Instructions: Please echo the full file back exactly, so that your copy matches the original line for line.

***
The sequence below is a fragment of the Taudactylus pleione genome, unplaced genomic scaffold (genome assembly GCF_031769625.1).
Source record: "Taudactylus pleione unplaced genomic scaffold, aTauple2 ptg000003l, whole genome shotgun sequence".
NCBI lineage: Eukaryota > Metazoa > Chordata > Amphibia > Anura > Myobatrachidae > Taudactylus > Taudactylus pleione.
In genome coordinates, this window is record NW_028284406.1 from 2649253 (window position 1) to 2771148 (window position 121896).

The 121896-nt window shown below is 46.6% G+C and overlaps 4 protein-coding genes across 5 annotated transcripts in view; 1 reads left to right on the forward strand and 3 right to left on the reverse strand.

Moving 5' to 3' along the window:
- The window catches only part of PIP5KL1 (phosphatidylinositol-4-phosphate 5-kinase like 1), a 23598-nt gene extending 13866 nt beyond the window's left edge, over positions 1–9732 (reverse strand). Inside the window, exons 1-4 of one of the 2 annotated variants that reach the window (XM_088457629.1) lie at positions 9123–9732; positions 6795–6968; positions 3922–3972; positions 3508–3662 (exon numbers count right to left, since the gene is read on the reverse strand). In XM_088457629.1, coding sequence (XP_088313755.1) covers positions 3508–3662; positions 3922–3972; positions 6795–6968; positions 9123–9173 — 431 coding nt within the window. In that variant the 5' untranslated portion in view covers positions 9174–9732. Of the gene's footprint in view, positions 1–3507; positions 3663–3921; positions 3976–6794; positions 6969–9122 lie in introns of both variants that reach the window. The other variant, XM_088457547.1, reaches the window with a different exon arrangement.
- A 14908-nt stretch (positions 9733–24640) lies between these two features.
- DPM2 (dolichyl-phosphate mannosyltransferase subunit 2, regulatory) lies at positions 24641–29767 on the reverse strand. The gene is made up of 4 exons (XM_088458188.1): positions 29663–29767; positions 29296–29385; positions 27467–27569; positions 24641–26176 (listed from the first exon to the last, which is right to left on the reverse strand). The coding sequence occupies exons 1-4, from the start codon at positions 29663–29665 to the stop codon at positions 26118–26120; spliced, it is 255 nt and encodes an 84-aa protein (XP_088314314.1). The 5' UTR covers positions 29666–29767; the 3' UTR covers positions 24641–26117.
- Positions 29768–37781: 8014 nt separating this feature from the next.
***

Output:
The sequence below is a fragment of the Taudactylus pleione genome, unplaced genomic scaffold (genome assembly GCF_031769625.1).
Source record: "Taudactylus pleione unplaced genomic scaffold, aTauple2 ptg000003l, whole genome shotgun sequence".
NCBI lineage: Eukaryota > Metazoa > Chordata > Amphibia > Anura > Myobatrachidae > Taudactylus > Taudactylus pleione.
In genome coordinates, this window is record NW_028284406.1 from 2649253 (window position 1) to 2771148 (window position 121896).

The 121896-nt window shown below is 46.6% G+C and overlaps 4 protein-coding genes across 5 annotated transcripts in view; 1 reads left to right on the forward strand and 3 right to left on the reverse strand.

Moving 5' to 3' along the window:
- The window catches only part of PIP5KL1 (phosphatidylinositol-4-phosphate 5-kinase like 1), a 23598-nt gene extending 13866 nt beyond the window's left edge, over positions 1–9732 (reverse strand). Inside the window, exons 1-4 of one of the 2 annotated variants that reach the window (XM_088457629.1) lie at positions 9123–9732; positions 6795–6968; positions 3922–3972; positions 3508–3662 (exon numbers count right to left, since the gene is read on the reverse strand). In XM_088457629.1, coding sequence (XP_088313755.1) covers positions 3508–3662; positions 3922–3972; positions 6795–6968; positions 9123–9173 — 431 coding nt within the window. In that variant the 5' untranslated portion in view covers positions 9174–9732. Of the gene's footprint in view, positions 1–3507; positions 3663–3921; positions 3976–6794; positions 6969–9122 lie in introns of both variants that reach the window. The other variant, XM_088457547.1, reaches the window with a different exon arrangement.
- A 14908-nt stretch (positions 9733–24640) lies between these two features.
- DPM2 (dolichyl-phosphate mannosyltransferase subunit 2, regulatory) lies at positions 24641–29767 on the reverse strand. The gene is made up of 4 exons (XM_088458188.1): positions 29663–29767; positions 29296–29385; positions 27467–27569; positions 24641–26176 (listed from the first exon to the last, which is right to left on the reverse strand). The coding sequence occupies exons 1-4, from the start codon at positions 29663–29665 to the stop codon at positions 26118–26120; spliced, it is 255 nt and encodes an 84-aa protein (XP_088314314.1). The 5' UTR covers positions 29666–29767; the 3' UTR covers positions 24641–26117.
- Positions 29768–37781: 8014 nt separating this feature from the next.